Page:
August 24, 2018

Indoor Air Pollution and Respiratory Disease in Pets

Results of a recent study found that respiratory disease in some pets is correlated with increased airborne particles in the home.
By Natalie Stilwell, DVM, MS, PhD
Potential indoor airborne hazards for pets are similar to those that affect people, including tobacco smoke, incense, cooking fumes, cleaning chemicals, and kerosene and coal combustion.

Investigators in Taiwan recently examined this topic in detail to see if common air pollutants influence the development of respiratory disease in pet dogs and cats.

Study Design
Dogs and cats presenting to the National Taiwan University Veterinary Hospital were enrolled in the prospective study over a 12-month period. All participants lived primarily indoors, were at least 1 year old, and were assigned to the disease or control group based on the presence and history of respiratory signs.

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Owners completed a written questionnaire describing the air pollutants in the home (eg, tobacco smoke, incense, paint, cooking fumes) as well as the incidence, duration, and characteristics of respiratory illness in their pets. Researchers also used an air quality monitor to sample concentrations of particulates measuring 2.5 μm or less (PM 2.5) in participating homes. The PM 2.5 level is used commonly as an estimator of air quality. During a single home visit, readings were taken in the 5 areas of the home most commonly frequented by participating pets and then averaged for final analysis.

An additional 146 hospital clients completed questionnaires to estimate the prevalence of pet respiratory signs and various airborne pollutants in the home.

Results
Eighty-three dogs and 64 cats with respiratory disease were enrolled in the study, while 38 dogs and 17 cats served as controls. Client responses indicated that frequent exposure to cooking fumes, secondhand smoke, incense burning, and household chemicals occurred in 73%, 33%, 17%, and 12% of homes, respectively. The most common diagnoses in dogs were lower respiratory tract disease, tracheal collapse, and upper airway disease. Cats were diagnosed most frequently with lower airway disease, upper airway disease, and pneumonia.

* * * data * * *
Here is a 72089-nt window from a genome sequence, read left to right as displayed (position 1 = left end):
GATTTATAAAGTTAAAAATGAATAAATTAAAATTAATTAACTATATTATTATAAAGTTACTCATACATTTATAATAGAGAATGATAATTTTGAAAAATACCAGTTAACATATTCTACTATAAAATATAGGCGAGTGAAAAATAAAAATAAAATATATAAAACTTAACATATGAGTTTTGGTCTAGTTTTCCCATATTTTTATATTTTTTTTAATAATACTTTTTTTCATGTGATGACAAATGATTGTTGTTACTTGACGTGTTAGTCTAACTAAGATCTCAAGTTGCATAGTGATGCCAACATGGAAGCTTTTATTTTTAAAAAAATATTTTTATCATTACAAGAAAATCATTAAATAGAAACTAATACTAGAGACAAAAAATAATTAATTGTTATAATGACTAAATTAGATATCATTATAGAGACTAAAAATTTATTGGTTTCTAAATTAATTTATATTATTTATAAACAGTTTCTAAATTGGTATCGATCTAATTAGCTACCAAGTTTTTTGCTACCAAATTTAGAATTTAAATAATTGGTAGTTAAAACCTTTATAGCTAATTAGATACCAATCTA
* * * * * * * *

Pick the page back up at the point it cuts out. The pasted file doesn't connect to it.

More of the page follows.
Exposure to secondhand smoke, cooking fumes, and household chemicals was not significantly different between pets with and without respiratory disease; however, burning of incense correlated with an increased prevalence of respiratory disease in dogs.

Unacceptably high PM 2.5 concentrations were found in 48% and 53% of households with pet dogs and cats, respectively. High levels were associated consistently with respiratory disease in cats but not in dogs. The investigators did note that several households of dogs with respiratory disease were statistical outliers with “extremely high” PM 2.5 concentrations.

According to logistic regression analysis, unacceptably high PM 2.5 concentration and lower ambient temperature were predictors of feline respiratory disease. However, signalment factors including older age, smaller body size, and higher body condition score were more important predictors of respiratory disease in dogs than were air pollutants.

Major Conclusions
High concentration of fine air particles in the examined households was significantly associated with respiratory disease in cats, suggesting potentially harmful effects of indoor air pollutants on feline patients. Canine respiratory disease was more significantly affected by signalment factors than with pollutant exposure.

 
Dr. Stilwell received her DVM from Auburn University, followed by a MS in fisheries and aquatic sciences and a PhD in veterinary medical sciences from the University of Florida. She provides freelance medical writing and aquatic veterinary consulting services through her business, Seastar Communications and Consulting.

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